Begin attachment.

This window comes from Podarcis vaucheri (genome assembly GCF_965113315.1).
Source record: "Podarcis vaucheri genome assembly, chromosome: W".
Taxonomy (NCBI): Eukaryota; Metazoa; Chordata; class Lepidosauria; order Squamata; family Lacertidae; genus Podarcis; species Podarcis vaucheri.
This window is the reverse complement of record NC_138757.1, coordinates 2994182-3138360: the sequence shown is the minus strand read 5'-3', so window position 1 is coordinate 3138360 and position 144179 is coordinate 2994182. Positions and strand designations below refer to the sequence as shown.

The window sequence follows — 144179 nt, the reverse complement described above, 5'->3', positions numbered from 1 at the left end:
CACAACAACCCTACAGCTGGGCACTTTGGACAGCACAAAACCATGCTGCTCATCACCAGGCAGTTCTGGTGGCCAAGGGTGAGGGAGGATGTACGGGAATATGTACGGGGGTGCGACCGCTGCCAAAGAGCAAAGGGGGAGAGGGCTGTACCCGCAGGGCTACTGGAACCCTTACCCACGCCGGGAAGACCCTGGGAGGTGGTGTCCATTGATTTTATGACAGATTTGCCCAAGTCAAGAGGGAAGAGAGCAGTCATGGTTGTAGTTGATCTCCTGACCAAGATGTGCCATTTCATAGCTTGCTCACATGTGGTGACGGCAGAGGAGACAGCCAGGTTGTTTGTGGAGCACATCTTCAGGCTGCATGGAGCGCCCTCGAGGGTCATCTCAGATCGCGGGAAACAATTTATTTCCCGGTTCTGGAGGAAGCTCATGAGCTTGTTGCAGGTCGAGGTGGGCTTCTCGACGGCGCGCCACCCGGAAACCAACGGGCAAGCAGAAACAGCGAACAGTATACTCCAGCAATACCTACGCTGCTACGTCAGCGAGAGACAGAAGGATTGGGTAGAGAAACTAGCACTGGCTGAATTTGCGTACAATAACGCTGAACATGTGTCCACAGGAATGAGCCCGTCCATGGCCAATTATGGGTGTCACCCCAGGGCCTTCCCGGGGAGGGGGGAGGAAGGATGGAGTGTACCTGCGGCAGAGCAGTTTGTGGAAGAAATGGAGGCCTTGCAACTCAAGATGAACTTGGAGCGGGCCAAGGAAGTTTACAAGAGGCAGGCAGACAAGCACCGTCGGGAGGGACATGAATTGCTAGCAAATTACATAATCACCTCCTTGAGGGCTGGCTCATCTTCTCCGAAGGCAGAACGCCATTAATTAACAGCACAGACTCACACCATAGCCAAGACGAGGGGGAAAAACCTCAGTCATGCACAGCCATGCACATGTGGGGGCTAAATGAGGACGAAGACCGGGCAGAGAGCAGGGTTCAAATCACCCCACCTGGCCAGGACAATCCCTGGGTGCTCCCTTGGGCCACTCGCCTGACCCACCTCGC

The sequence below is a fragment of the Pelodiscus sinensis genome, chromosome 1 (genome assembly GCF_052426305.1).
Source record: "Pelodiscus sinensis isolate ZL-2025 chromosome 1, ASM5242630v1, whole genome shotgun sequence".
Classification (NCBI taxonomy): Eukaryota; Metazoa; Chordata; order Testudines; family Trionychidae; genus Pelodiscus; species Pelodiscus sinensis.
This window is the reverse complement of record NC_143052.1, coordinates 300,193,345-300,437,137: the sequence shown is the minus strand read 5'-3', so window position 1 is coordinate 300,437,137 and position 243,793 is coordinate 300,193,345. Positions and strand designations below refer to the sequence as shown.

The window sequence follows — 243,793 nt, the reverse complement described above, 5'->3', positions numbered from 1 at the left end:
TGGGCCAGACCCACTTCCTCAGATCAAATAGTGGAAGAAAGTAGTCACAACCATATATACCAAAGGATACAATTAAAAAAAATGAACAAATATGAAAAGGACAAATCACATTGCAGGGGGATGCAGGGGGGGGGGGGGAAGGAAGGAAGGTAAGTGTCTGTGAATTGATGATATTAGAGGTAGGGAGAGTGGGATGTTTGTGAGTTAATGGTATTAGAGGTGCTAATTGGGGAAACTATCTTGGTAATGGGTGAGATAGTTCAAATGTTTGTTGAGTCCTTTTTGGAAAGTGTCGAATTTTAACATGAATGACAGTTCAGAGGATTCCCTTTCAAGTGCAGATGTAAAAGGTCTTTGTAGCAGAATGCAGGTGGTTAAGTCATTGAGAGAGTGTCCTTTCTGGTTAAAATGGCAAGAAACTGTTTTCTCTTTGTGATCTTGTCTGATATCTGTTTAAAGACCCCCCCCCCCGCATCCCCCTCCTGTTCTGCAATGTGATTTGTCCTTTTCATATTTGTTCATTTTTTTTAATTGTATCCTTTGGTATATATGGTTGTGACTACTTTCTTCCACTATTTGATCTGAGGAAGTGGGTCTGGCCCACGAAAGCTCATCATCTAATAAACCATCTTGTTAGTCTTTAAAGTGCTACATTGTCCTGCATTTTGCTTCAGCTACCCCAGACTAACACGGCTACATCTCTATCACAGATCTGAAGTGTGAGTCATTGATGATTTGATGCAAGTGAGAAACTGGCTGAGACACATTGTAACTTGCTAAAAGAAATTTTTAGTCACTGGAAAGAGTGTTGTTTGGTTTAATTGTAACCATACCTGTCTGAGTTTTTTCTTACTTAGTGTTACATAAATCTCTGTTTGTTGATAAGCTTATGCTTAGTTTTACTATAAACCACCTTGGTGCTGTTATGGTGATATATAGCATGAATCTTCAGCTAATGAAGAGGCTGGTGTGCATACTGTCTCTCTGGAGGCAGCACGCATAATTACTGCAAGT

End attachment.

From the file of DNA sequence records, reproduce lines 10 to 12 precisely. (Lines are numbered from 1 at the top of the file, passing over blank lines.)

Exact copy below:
This window is the reverse complement of record NC_143052.1, coordinates 300,193,345-300,437,137: the sequence shown is the minus strand read 5'-3', so window position 1 is coordinate 300,437,137 and position 243,793 is coordinate 300,193,345. Positions and strand designations below refer to the sequence as shown.

The window sequence follows — 243,793 nt, the reverse complement described above, 5'->3', positions numbered from 1 at the left end:
TGGGCCAGACCCACTTCCTCAGATCAAATAGTGGAAGAAAGTAGTCACAACCATATATACCAAAGGATACAATTAAAAAAAATGAACAAATATGAAAAGGACAAATCACATTGCAGGGGGATGCAGGGGGGGGGGGGGAAGGAAGGAAGGTAAGTGTCTGTGAATTGATGATATTAGAGGTAGGGAGAGTGGGATGTTTGTGAGTTAATGGTATTAGAGGTGCTAATTGGGGAAACTATCTTGGTAATGGGTGAGATAGTTCAAATGTTTGTTGAGTCCTTTTTGGAAAGTGTCGAATTTTAACATGAATGACAGTTCAGAGGATTCCCTTTCAAGTGCAGATGTAAAAGGTCTTTGTAGCAGAATGCAGGTGGTTAAGTCATTGAGAGAGTGTCCTTTCTGGTTAAAATGGCAAGAAACTGTTTTCTCTTTGTGATCTTGTCTGATATCTGTTTAAAGACCCCCCCCCCCGCATCCCCCTCCTGTTCTGCAATGTGATTTGTCCTTTTCATATTTGTTCATTTTTTTTAATTGTATCCTTTGGTATATATGGTTGTGACTACTTTCTTCCACTATTTGATCTGAGGAAGTGGGTCTGGCCCACGAAAGCTCATCATCTAATAAACCATCTTGTTAGTCTTTAAAGTGCTACATTGTCCTGCATTTTGCTTCAGCTACCCCAGACTAACACGGCTACATCTCTATCACAGATCTGAAGTGTGAGTCATTGATGATTTGATGCAAGTGAGAAACTGGCTGAGACACATTGTAACTTGCTAAAAGAAATTTTTAGTCACTGGAAAGAGTGTTGTTTGGTTTAATTGTAACCATACCTGTCTGAGTTTTTTCTTACTTAGTGTTACATAAATCTCTGTTTGTTGATAAGCTTATGCTTAGTTTTACTATAAACCACCTTGGTGCTGTTATGGTGATATATAGCATGAATCTTCAGCTAATGAAGAGGCTGGTGTGCATACTGTCTCTCTGGAGGCAGCACGCATAATTACTGCAAGT